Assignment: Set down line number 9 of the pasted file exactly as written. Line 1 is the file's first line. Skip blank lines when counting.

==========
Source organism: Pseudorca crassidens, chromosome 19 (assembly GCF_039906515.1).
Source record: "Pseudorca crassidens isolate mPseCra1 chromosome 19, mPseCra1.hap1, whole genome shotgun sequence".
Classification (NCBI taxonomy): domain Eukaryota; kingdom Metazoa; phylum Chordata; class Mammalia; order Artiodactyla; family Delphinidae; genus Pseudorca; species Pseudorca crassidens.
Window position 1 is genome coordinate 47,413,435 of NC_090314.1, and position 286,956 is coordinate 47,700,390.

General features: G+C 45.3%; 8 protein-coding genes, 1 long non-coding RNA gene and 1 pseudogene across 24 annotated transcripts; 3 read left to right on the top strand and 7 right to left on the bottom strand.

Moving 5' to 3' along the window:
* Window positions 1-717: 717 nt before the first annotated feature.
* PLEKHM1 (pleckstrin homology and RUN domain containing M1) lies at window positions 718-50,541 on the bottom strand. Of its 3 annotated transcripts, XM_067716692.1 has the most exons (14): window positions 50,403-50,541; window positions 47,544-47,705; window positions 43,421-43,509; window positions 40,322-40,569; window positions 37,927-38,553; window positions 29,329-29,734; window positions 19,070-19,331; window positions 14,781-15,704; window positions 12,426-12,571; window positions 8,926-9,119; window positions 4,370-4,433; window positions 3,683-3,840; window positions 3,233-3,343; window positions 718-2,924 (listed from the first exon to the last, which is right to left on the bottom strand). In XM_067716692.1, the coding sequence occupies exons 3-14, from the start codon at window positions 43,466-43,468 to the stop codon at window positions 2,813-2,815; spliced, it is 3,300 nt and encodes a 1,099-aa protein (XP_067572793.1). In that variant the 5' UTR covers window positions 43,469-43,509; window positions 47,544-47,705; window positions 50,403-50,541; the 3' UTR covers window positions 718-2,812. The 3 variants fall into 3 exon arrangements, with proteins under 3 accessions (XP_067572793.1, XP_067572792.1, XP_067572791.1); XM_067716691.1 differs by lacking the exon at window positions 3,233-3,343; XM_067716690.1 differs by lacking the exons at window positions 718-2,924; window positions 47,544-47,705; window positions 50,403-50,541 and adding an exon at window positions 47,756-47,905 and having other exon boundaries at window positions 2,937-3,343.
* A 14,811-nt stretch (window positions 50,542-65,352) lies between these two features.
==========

* A 14,811-nt stretch (window positions 50,542-65,352) lies between these two features.